Getting Started with runC

This week the Open Container Project was introduced at DockerCon in San Francisco together with runC, a CLI tool to run containers. runC is a wrapper around libcontainer, which was donated to the Open Container Project by Docker to serve as a reference implementation. This sounds all really interesting, especially because all major vendors are part of the OCP, even CoreOS with rkt.

So, let's check out runC and start running Docker containers with it.

Install runC

At the moment no binary is provided. To compile runC you need a working Go environment, then checkout and build runC:

mkdir -p ~/golang/src/  
cd ~/golang/src/  
git clone  
cd ./runc  
sudo make install  

These instructions worked on one machine with Ubuntu 14.04 but not on another.

Anyway, you should have your runC binary now.

Run a Container

runC is on a lower level than Docker and therefore only needs a folder or tar file with the image files.
We use a running Docker container and export it with docker export to a tar-file and extract it to a folder:

mkdir ./goapp  
cd ./goapp  
docker pull geku/go-app:0.1  
CONTAINER_ID=$(docker run -d geku/go-app:0.1)  
docker export -o go-app.tar $CONTAINER_ID  
tar -xf go-app.tar  
rm go-app.tar  

Now, we have a folder with the container files. To run it, we must create a container.json file:

        "version": "0.1",
        "os": "linux",
        "arch": "amd64",
        "processes": [
                        "tty": true,
                        "user": "daemon",
                        "args": [
                        "env": [
                        "cwd": ""
        "root": {
                "path": "./",
                "readonly": true
        "cpus": 1.1,
        "memory": 128,
        "namespaces": [
                        "type": "process"
                        "type": "mount"
                        "type": "ipc"
        "capabilities": [
        "devices": [
        "mounts": [
                        "type": "proc",
                        "source": "proc",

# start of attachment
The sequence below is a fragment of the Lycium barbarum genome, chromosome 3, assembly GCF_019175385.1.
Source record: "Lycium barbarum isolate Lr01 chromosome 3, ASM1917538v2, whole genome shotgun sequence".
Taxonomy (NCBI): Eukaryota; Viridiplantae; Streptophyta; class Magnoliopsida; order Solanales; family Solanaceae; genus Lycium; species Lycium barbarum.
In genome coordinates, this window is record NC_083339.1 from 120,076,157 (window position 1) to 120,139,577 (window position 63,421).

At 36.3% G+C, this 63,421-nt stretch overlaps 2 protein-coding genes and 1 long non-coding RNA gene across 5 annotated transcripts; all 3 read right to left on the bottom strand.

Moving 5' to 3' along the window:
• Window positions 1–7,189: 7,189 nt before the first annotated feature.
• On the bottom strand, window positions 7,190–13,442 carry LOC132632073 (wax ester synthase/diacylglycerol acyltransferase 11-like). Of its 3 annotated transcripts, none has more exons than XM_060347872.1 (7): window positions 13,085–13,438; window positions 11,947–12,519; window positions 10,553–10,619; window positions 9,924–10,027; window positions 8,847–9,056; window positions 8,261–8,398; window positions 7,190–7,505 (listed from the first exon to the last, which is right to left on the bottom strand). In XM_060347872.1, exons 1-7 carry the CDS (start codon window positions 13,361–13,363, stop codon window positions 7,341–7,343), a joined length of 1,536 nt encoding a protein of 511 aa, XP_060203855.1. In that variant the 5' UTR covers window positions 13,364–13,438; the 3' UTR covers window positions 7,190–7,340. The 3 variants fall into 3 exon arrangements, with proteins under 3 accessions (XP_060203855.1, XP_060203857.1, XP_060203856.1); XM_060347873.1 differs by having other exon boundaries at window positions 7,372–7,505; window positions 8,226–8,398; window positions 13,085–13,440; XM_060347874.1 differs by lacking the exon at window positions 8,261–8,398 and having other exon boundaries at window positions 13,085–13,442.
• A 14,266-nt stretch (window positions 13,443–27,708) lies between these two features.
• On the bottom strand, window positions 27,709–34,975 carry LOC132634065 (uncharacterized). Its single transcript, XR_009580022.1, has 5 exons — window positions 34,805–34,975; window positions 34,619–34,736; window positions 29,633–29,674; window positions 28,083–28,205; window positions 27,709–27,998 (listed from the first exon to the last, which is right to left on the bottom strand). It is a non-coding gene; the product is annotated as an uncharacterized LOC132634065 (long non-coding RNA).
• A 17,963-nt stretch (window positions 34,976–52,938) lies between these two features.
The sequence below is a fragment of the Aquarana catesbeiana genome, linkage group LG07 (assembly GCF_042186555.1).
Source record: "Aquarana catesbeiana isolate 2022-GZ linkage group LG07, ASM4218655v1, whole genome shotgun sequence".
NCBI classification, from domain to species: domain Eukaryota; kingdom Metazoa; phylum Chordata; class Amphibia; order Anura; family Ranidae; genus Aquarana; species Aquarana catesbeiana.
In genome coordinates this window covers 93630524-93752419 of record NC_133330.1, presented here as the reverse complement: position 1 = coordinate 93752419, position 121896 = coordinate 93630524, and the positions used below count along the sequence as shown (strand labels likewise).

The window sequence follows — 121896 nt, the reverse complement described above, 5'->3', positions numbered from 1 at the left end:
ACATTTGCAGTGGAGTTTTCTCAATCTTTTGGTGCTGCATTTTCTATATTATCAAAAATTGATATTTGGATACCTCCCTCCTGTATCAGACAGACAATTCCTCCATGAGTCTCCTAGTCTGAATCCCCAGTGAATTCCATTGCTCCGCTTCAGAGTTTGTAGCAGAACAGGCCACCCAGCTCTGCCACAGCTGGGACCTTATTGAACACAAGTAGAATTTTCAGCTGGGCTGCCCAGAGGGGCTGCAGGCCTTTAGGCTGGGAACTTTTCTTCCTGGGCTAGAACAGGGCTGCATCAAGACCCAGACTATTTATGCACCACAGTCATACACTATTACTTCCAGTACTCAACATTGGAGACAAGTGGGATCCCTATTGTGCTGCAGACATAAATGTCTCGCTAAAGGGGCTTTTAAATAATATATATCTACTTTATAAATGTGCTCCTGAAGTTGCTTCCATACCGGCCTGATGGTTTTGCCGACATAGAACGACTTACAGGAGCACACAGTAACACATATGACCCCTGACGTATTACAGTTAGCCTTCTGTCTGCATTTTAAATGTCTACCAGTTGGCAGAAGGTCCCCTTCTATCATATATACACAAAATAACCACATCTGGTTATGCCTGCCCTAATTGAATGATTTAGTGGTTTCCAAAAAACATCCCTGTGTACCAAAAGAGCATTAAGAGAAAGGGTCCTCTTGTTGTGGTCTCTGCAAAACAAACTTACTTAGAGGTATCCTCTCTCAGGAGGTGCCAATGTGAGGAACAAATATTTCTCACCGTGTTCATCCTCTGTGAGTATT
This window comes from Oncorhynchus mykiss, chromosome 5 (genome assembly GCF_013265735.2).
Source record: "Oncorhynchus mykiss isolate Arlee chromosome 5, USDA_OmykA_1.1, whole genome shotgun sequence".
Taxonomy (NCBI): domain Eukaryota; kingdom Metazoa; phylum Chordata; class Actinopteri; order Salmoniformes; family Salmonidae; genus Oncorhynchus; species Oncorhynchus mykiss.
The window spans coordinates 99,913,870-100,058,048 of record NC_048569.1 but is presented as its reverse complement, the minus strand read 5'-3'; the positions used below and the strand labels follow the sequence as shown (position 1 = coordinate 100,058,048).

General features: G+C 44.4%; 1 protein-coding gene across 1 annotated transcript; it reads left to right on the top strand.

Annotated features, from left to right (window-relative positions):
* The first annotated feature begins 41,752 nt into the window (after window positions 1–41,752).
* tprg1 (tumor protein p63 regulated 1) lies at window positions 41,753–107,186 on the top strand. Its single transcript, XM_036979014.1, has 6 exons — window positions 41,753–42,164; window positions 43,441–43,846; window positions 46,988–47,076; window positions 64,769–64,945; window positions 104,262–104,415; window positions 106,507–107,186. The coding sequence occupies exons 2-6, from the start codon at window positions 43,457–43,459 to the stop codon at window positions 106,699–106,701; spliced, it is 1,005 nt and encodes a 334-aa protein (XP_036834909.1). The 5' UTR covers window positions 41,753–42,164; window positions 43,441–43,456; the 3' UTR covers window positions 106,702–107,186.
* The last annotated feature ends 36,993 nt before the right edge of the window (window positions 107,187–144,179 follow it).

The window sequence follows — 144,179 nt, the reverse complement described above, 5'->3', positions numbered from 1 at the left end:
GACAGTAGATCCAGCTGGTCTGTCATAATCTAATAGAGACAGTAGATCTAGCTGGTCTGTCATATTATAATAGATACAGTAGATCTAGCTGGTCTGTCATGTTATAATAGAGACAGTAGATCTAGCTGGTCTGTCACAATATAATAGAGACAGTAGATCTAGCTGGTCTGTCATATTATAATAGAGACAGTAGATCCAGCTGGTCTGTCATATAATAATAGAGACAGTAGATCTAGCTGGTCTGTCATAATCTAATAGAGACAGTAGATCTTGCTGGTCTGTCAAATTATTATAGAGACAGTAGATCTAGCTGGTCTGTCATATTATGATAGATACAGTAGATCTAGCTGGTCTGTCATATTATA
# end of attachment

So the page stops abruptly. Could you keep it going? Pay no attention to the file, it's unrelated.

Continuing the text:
"destination": "/proc",
                        "options": ""
                        "type": "tmpfs",
                        "source": "tmpfs",
                        "destination": "/dev",
                        "options": "nosuid,strictatime,mode=755,size=65536k"
                        "type": "devpts",
                        "source": "devpts",
                        "destination": "/dev/pts",
                        "options": "nosuid,noexec,newinstance,ptmxmode=0666,mode=0620,gid=5"
                        "type": "tmpfs",
                        "source": "shm",
                        "destination": "/dev/shm",
                        "options": "nosuid,noexec,nodev,mode=1777,size=65536k"
                        "type": "mqueue",
                        "source": "mqueue",
                        "destination": "/dev/mqueue",
                        "options": "nosuid,noexec,nodev"
                        "type": "sysfs",
                        "source": "sysfs",
                        "destination": "/sys",
                        "options": "nosuid,noexec,nodev"

It's almost what runC generates when running runc spec. Obviously, we have to set the process command under processes/args and removed the network and uts namespace to share the host's network. Because of this, hostname is unnecessary and should be removed, too. Finally we have to set the root path to ./.

When the container.json is stored in the root directory of our image we are ready to start a container:

cd ./goapp  
sudo runc  

To verify if the application inside the container is running, we can send an HTTP request:

curl localhost:5000/json  

Yay, we have our first container running with runC! This is a very basic example, but demonstrates how runC can run Docker images.